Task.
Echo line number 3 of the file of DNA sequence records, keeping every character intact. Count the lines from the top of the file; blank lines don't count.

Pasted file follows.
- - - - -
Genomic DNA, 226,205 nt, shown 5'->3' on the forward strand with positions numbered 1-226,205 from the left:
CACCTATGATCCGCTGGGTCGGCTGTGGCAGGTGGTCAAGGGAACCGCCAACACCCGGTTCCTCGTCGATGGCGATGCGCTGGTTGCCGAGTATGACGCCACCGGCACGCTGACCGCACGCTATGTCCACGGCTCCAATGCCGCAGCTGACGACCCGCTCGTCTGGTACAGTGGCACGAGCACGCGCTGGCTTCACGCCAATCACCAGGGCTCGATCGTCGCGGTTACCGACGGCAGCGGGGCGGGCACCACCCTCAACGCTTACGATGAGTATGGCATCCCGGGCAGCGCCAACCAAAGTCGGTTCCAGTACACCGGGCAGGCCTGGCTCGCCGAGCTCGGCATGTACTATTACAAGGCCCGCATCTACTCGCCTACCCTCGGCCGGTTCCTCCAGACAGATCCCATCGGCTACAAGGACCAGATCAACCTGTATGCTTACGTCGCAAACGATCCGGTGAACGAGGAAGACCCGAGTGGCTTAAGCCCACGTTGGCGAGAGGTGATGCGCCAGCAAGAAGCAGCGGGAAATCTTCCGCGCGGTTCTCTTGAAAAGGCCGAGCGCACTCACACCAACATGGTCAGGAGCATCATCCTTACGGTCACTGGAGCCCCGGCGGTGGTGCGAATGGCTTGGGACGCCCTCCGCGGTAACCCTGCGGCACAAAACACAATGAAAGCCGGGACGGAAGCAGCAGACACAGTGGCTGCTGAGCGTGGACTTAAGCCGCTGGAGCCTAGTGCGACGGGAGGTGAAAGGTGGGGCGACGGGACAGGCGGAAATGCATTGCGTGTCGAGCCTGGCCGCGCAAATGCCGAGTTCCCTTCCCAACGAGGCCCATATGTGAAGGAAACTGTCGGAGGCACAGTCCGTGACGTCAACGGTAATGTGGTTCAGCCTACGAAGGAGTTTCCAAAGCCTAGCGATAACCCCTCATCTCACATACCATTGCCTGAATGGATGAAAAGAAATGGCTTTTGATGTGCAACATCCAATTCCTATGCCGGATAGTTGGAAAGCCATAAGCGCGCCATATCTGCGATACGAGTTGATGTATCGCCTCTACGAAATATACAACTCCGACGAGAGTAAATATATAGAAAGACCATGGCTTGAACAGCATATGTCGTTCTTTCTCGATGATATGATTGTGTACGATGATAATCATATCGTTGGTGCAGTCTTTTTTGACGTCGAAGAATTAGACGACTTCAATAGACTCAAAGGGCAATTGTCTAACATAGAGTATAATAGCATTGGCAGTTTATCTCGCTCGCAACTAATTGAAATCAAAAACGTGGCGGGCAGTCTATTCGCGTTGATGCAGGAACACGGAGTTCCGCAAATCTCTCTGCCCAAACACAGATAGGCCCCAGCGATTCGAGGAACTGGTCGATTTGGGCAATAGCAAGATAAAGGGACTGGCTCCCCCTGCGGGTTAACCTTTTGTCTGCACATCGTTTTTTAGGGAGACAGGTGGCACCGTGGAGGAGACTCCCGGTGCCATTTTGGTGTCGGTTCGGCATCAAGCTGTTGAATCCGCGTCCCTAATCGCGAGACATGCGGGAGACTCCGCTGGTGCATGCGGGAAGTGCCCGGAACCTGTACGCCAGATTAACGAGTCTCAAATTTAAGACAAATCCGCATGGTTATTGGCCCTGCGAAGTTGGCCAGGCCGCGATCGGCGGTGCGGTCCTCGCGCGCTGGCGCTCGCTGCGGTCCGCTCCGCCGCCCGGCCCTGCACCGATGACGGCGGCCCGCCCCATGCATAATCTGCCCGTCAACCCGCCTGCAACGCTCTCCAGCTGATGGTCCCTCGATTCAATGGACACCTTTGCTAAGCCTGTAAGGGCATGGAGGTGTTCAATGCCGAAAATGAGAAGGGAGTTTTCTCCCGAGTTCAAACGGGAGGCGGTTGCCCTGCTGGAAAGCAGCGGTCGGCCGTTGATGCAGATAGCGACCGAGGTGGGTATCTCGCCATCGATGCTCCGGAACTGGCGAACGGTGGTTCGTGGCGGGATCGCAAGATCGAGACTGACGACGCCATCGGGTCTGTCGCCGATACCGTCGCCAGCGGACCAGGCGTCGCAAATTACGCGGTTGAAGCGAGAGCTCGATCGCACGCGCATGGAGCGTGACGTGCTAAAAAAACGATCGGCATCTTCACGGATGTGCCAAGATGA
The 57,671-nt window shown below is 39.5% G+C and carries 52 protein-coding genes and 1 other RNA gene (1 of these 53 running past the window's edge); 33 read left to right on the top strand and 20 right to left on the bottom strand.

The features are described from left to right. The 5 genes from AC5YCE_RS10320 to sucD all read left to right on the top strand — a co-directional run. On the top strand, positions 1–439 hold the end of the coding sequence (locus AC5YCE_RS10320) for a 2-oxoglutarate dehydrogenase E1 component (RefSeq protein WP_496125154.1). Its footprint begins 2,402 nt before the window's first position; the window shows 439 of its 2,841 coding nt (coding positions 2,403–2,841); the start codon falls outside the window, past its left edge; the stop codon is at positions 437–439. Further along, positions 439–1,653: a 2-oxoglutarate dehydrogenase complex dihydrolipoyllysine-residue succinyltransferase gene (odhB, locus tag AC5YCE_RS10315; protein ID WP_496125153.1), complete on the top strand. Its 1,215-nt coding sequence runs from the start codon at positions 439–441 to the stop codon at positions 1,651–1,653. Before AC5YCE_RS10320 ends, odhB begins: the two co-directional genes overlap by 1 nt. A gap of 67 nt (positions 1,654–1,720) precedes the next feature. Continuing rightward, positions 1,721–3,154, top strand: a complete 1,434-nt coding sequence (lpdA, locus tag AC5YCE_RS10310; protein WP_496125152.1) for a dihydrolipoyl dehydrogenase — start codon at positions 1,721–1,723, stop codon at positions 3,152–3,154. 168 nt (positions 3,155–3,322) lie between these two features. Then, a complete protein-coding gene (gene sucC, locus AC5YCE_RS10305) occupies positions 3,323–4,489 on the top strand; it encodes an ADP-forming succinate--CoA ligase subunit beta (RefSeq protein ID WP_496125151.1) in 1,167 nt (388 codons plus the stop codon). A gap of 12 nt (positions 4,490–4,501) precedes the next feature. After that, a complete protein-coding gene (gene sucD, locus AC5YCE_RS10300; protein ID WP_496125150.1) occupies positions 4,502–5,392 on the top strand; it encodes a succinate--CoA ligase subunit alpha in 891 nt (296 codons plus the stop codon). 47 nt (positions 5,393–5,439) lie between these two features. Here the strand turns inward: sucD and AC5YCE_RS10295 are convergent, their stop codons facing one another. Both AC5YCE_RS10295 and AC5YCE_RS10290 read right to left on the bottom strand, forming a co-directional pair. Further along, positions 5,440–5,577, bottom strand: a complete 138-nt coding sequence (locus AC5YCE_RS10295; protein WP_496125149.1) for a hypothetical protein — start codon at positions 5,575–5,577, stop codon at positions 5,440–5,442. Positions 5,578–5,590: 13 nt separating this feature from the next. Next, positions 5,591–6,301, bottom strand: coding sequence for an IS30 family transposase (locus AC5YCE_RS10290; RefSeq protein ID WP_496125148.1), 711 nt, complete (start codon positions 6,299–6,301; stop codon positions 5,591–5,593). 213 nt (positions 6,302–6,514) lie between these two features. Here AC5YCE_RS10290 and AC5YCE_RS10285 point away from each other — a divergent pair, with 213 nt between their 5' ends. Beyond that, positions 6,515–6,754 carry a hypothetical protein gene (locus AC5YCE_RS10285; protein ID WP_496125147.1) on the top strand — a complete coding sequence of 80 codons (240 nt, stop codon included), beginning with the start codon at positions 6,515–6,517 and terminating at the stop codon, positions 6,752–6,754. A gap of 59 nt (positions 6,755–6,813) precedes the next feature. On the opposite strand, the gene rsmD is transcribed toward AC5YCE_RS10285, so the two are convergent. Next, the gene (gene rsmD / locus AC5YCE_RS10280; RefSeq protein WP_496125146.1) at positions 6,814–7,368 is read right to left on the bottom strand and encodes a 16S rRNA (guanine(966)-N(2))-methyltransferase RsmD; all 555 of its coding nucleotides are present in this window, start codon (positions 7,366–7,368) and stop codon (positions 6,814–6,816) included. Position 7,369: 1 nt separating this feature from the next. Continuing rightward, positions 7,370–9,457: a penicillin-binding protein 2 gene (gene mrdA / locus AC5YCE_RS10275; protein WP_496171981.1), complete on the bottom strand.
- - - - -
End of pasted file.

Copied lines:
The 57,671-nt window shown below is 39.5% G+C and carries 52 protein-coding genes and 1 other RNA gene (1 of these 53 running past the window's edge); 33 read left to right on the top strand and 20 right to left on the bottom strand.